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20-12-2016 | S.I. : Anxiety in Autism Spectrum Disorders | Uitgave 12/2017 Open Access

Journal of Autism and Developmental Disorders 12/2017

Autistic Traits and Symptoms of Social Anxiety are Differentially Related to Attention to Others’ Eyes in Social Anxiety Disorder

Tijdschrift:
Journal of Autism and Developmental Disorders > Uitgave 12/2017
Auteurs:
Johan Lundin Kleberg, Jens Högström, Martina Nord, Sven Bölte, Eva Serlachius, Terje Falck-Ytter

Introduction

Social anxiety disorder (SAD) is a psychiatric disorder characterized by intense fear of being scrutinized and negatively evaluated by others and excessive avoidance of social interaction. Autism spectrum disorder (ASD) is defined by impaired social communication and interaction alongside repetitive and restrictive behaviors causing impairment (American Psychiatric Association 2013). Previous research has demonstrated a significant overlap between symptoms of SAD and ASD. A large proportion of individuals with ASD also fulfill the criteria for SAD (Cath et al. 2007; White et al. 2009; Simonoff et al. 2008). Similarly, elevated autistic traits are prevalent in individuals diagnosed with SAD (Cath et al. 2007; Puleo and Kendall 2011). The symptomatic overlap between the conditions is mainly found in areas of social interaction and social skills, whereas restricted and repetitive behaviors and atypical social cognition may be unique to ASD (White et al. 2011). Learning disabilities and language impairments are prevalent in a large proportion of children and adolescents with ASD (Baird et al. 2006), but are typically not seen in SAD. Finally, social anxiety is more likely in older, high-functioning children and adolescents with ASD, suggesting that increased awareness of social difficulties may be a contributing factor (White et al. 2009).
It is increasingly acknowledged that both SAD and ASD can be understood as the extreme ends of continuous phenotypes, meaning that there are no clear-cut borderlines between having no impairments, elevated sub-clinical traits, and a formal diagnosis, and even among the latter group, there are substantial individual differences in symptom strength (Constantino and Todd 2005; Schneier and Socha 2010).
Individual differences in SAD symptoms in individuals with ASD may be related to atypical functioning and structure of the amygdala, a subcortical area linked to fear processing, association learning and social cognition, particularly orienting to human faces (Amaral et al. 2003; Whalen et al. 2013). In line with this, South et al. (2011) found that autonomic fear conditioning in a group with ASD was positively related to social anxiety, but negatively related to autistic traits. Taken together, this suggests that a dimensional approach is important for understanding the biological mechanisms underlying ASD.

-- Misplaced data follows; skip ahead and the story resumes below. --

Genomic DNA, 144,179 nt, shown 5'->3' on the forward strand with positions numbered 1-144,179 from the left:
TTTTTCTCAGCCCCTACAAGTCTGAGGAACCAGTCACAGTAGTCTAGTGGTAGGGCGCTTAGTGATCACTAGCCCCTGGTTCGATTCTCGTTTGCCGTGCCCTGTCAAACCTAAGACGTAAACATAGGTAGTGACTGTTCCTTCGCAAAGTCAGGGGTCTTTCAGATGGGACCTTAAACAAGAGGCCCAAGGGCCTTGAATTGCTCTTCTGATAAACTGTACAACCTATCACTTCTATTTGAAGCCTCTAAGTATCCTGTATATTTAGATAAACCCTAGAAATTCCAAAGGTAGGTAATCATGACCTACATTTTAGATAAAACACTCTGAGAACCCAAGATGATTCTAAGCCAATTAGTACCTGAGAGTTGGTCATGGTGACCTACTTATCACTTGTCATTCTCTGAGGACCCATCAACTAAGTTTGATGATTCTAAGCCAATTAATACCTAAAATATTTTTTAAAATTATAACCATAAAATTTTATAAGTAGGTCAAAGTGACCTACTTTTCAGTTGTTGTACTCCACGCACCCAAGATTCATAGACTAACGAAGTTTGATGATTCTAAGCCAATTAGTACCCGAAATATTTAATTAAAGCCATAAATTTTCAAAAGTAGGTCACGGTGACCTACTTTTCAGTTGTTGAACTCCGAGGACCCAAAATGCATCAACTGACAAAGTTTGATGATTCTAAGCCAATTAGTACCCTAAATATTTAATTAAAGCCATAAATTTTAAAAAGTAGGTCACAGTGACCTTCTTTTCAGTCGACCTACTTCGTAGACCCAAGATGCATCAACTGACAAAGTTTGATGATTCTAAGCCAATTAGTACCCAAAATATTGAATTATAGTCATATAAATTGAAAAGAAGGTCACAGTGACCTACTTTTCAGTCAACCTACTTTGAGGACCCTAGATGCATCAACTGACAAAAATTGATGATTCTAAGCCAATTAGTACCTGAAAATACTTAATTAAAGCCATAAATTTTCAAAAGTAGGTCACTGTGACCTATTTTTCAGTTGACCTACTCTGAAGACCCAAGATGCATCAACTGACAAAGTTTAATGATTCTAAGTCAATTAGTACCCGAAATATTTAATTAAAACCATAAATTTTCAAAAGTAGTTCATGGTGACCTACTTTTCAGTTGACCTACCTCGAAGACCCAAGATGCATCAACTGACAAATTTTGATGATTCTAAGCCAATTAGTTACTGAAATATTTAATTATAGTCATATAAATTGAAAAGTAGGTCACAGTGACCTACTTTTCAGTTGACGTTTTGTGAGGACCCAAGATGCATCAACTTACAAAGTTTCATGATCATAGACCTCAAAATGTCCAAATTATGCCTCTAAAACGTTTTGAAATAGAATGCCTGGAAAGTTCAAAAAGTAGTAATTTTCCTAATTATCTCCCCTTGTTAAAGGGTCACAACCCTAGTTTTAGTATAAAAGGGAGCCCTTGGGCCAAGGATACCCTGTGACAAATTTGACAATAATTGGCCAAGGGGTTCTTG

The overlap between ASD and SAD can be attributed to a number of causes. First, it is likely that some individuals with ASD or autistic traits develop social anxiety over time, as a consequence of repeated difficulties in social interactions (Bejerot and Mörtberg 2009; White et al. 2011). Secondly, the high incidence of social anxiety in biological relatives of people with ASD suggest a degree of genetic overlap (Piven and Palmer 1999). On the other hand, there is also a concern that superficial similarities in overt behaviors result in inflated correlations between self- or parent-report targeting the two conditions (Cholemkery et al. 2014). For example, a lack of close friendship could be the result of reduced social motivation (Chevallier et al. 2012b) or a lack of social skills (Jobe and White 2007) as well as anxiety driven avoidance. An improved characterization and differentiation of the two conditions is therefore desirable.
While overlapping, there is also ample evidence showing that SAD and ASD are distinct phenomena. For example, relatives of people with a diagnosis of ASD are more likely to have signs of ASD than SAD, suggestive of a dissociable genetic background (e.g. Piven and Palmer 1999). There are also differences in phenomenology between the two conditions. Whereas repetitive behaviors and a preference for sameness are characteristic of ASD, these behaviors are rarely seen in SAD. Similarly, some individuals with ASD may prefer to be by themselves, whereas individuals with SAD typically desire social interaction (e.g. White et al. 2011; Chevallier et al. 2012a).